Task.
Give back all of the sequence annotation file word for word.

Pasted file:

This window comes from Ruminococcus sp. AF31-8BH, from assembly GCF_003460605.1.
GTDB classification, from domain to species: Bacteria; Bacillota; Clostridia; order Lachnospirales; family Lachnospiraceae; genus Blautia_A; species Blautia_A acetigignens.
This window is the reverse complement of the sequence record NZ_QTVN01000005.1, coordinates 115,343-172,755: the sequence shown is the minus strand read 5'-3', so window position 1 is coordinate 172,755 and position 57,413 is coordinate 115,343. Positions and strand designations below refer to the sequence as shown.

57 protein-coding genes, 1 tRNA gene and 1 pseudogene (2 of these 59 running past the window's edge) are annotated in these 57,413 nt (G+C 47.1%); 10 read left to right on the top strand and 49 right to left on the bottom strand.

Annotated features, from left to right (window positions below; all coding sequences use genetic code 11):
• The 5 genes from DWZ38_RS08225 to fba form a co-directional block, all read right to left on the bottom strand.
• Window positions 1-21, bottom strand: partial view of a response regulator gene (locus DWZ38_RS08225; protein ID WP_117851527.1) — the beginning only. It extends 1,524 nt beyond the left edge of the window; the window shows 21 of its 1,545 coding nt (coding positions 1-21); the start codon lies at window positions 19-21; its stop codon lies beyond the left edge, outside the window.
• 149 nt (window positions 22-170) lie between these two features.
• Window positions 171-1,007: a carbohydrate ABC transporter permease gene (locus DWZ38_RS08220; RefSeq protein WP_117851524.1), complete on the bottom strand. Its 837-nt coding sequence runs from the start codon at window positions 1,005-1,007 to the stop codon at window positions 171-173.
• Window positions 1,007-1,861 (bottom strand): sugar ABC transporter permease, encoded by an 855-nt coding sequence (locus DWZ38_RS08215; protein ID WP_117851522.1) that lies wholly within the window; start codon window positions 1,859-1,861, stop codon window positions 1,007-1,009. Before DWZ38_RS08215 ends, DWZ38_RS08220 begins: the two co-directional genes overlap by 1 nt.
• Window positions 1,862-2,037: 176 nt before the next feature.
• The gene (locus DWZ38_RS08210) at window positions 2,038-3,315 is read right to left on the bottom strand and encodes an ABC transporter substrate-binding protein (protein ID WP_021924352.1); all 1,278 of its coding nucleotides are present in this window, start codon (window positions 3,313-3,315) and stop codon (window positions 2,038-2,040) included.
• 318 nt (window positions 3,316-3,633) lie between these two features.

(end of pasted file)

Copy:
This window comes from Ruminococcus sp. AF31-8BH, from assembly GCF_003460605.1.
GTDB classification, from domain to species: Bacteria; Bacillota; Clostridia; order Lachnospirales; family Lachnospiraceae; genus Blautia_A; species Blautia_A acetigignens.
This window is the reverse complement of the sequence record NZ_QTVN01000005.1, coordinates 115,343-172,755: the sequence shown is the minus strand read 5'-3', so window position 1 is coordinate 172,755 and position 57,413 is coordinate 115,343. Positions and strand designations below refer to the sequence as shown.

57 protein-coding genes, 1 tRNA gene and 1 pseudogene (2 of these 59 running past the window's edge) are annotated in these 57,413 nt (G+C 47.1%); 10 read left to right on the top strand and 49 right to left on the bottom strand.

Annotated features, from left to right (window positions below; all coding sequences use genetic code 11):
• The 5 genes from DWZ38_RS08225 to fba form a co-directional block, all read right to left on the bottom strand.
• Window positions 1-21, bottom strand: partial view of a response regulator gene (locus DWZ38_RS08225; protein ID WP_117851527.1) — the beginning only. It extends 1,524 nt beyond the left edge of the window; the window shows 21 of its 1,545 coding nt (coding positions 1-21); the start codon lies at window positions 19-21; its stop codon lies beyond the left edge, outside the window.
• 149 nt (window positions 22-170) lie between these two features.
• Window positions 171-1,007: a carbohydrate ABC transporter permease gene (locus DWZ38_RS08220; RefSeq protein WP_117851524.1), complete on the bottom strand. Its 837-nt coding sequence runs from the start codon at window positions 1,005-1,007 to the stop codon at window positions 171-173.
• Window positions 1,007-1,861 (bottom strand): sugar ABC transporter permease, encoded by an 855-nt coding sequence (locus DWZ38_RS08215; protein ID WP_117851522.1) that lies wholly within the window; start codon window positions 1,859-1,861, stop codon window positions 1,007-1,009. Before DWZ38_RS08215 ends, DWZ38_RS08220 begins: the two co-directional genes overlap by 1 nt.
• Window positions 1,862-2,037: 176 nt before the next feature.
• The gene (locus DWZ38_RS08210) at window positions 2,038-3,315 is read right to left on the bottom strand and encodes an ABC transporter substrate-binding protein (protein ID WP_021924352.1); all 1,278 of its coding nucleotides are present in this window, start codon (window positions 3,313-3,315) and stop codon (window positions 2,038-2,040) included.
• 318 nt (window positions 3,316-3,633) lie between these two features.